A few weeks ago, when my 15 year old cousin was visiting and wanted to watch a funny movie, the first one the came to mind was Arsenic and Old Lace. He loved it, of course.
Once I managed to convince my cousin that my recommendations weren’t hopeless, I went on to recommend The General, Chupke Chupke, Michael Madana Kama Rajan, Pushpak… all of which would make my list of all-time favourite funny movies. Had he been older, the list would’ve included a few more gems. But even if I had a Groundhog Day experience and found myself having to recommend a funny movie to my cousin ad infinitum, I suspect I’d always pick Arsenic and Old Lace first. So there you go.
Drama is a tougher genre, but if I had to come up with just one recommendation, it would be The Shawshank Redemption. There’s a reason why that film is perched atop of IMDB’s Top 250 films list, even above The Godfather.
Action is easier — Sholay, no question. If someone were to screen the movie today in a multiplex and sit among the audience, he’d probably find a whole bunch of voices mouthing the dialogues in sync with the characters. Including mine.
Musicals — Top Hat, I guess. The sight of Fred Astaire and Ginger Rogers dancing is enough to make anyone smile. Even those who have memories of its remake (Hadh Kar Di Aapne), intruding upon the experience, and that’s saying something.
Romance is tougher. I don’t know if I could pick Mouna Raagam over Once or When Harry Met Sally, or vice versa.
I could go on about other films that stand out in memory. Rashomon, for instance, has had a greater impact on me than any other film I have seen. Citizen Kane inspired me to write the short story I am fondest of.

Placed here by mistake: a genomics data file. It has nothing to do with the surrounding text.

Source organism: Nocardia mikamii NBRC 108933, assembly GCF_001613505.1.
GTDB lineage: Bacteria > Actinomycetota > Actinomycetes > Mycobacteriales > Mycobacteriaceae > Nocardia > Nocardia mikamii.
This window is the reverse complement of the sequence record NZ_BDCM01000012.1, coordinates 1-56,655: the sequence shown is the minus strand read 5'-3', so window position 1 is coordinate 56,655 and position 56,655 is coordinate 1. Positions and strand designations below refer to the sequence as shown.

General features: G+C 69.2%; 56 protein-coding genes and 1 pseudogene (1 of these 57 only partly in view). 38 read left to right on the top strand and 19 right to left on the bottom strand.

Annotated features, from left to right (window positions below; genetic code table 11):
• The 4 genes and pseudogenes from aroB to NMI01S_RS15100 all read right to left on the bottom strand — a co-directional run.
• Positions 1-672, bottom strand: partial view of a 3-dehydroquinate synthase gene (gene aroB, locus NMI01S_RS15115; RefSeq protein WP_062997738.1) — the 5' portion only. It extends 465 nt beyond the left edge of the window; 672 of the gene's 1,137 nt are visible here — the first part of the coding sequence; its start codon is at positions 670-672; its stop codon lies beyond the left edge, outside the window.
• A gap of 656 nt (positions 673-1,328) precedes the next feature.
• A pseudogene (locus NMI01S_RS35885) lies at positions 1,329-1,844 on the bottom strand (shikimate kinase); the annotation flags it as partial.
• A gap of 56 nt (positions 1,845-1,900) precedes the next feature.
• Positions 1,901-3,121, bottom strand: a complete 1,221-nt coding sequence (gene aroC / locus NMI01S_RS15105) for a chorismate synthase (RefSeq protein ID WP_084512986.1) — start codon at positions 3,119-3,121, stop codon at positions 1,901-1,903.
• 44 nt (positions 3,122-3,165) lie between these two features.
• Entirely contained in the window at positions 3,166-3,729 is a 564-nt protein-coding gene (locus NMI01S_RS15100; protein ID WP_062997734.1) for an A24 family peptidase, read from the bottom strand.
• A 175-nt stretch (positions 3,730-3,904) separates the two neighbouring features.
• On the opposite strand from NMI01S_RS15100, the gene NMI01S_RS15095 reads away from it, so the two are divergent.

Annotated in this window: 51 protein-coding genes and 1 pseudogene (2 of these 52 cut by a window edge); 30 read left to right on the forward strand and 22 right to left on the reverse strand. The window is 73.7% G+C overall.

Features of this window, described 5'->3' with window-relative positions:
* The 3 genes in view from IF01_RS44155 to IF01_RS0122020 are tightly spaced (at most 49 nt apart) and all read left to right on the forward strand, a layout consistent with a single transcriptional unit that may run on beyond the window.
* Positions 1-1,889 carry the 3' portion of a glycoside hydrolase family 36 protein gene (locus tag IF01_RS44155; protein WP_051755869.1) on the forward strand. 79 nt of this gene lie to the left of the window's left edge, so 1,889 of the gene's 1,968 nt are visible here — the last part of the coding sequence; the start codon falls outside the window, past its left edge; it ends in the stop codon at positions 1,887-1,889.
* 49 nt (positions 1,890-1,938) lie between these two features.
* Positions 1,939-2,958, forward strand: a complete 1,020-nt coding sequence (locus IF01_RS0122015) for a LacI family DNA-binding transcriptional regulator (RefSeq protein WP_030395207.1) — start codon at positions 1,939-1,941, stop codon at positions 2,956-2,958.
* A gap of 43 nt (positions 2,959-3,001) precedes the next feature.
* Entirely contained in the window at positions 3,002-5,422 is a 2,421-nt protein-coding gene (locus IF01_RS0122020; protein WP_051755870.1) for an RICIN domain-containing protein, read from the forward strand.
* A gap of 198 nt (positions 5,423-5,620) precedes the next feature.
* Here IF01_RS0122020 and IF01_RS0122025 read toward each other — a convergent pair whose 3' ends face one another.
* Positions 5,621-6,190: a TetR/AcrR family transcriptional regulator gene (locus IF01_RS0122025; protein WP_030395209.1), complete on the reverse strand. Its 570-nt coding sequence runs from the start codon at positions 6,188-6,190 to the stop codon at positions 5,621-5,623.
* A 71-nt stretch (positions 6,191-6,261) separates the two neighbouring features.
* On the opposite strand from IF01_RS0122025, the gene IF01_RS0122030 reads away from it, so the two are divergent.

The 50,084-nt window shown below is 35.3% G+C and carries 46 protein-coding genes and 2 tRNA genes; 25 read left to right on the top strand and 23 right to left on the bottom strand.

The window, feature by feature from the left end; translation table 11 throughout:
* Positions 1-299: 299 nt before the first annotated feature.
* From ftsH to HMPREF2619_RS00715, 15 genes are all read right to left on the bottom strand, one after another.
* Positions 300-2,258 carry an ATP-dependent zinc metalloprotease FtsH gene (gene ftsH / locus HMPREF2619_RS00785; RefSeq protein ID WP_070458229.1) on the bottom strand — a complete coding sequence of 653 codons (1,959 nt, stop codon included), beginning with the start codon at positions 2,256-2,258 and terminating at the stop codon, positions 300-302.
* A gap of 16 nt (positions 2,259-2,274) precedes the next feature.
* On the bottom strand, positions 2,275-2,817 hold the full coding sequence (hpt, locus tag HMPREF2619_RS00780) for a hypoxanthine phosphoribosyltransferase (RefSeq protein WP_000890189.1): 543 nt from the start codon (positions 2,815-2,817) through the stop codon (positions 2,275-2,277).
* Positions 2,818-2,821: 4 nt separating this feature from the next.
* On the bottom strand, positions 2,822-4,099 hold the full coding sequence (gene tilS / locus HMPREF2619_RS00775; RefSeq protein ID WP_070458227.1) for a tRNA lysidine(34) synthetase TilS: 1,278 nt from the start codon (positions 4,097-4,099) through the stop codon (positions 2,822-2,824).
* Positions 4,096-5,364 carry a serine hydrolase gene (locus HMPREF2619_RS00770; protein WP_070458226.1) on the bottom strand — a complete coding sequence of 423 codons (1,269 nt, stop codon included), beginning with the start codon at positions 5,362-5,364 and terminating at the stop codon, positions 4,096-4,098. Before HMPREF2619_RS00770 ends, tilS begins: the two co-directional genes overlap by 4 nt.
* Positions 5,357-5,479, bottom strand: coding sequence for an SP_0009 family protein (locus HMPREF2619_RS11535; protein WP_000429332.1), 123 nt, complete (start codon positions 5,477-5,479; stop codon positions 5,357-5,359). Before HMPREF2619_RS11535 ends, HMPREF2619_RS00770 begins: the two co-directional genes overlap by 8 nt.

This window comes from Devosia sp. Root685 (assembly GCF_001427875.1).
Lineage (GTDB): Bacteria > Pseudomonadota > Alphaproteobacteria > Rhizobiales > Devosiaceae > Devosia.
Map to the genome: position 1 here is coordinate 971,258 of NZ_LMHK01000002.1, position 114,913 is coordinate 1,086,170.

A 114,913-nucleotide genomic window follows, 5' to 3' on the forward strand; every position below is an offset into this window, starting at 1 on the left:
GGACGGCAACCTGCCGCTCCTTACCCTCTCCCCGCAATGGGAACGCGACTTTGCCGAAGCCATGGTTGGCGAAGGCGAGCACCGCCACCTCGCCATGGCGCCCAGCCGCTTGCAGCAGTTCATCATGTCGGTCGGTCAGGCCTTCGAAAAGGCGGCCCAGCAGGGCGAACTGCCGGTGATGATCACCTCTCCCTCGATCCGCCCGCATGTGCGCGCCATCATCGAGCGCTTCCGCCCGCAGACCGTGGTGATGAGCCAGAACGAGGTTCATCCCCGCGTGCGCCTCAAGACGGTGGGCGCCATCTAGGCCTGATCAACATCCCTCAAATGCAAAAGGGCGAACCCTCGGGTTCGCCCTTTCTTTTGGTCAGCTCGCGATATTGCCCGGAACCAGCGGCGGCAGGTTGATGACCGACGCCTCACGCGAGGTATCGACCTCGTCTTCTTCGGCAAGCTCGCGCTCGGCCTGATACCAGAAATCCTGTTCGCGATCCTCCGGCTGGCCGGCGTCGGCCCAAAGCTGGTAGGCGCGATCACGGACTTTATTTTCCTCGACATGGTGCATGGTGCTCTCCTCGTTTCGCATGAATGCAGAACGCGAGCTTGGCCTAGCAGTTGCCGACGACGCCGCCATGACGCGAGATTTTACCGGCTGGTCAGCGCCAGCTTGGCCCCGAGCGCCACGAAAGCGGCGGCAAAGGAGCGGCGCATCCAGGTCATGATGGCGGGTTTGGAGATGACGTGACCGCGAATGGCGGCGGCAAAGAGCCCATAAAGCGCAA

But here’s the thing I realized while trying to compile this list. As much as picking a “favourites” list is subjective, the very act of picking a favourite presupposes, I think, a desire to find someone who likes your favourites as much as you do.
Even when I pick a film like Before Sunrise as my all-time favourite (and it is), I know it isn’t a movie that will appeal to everyone. But by making this statement, I am also expressing the hope that someone who hasn’t seen or heard of this film will be tempted to seek it out. Come to think of it, that is as good a reason for blogging about the movies as any other.
Because let’s face it: there’s a certain pleasure to be had in hearing someone else shriek in delighted laughter when Cary Grant says in Arsenic and Old Lace, “When you say others, you mean… others? As in, more than one others?”
Through their experience of discovering those films for the first time, I relive my own.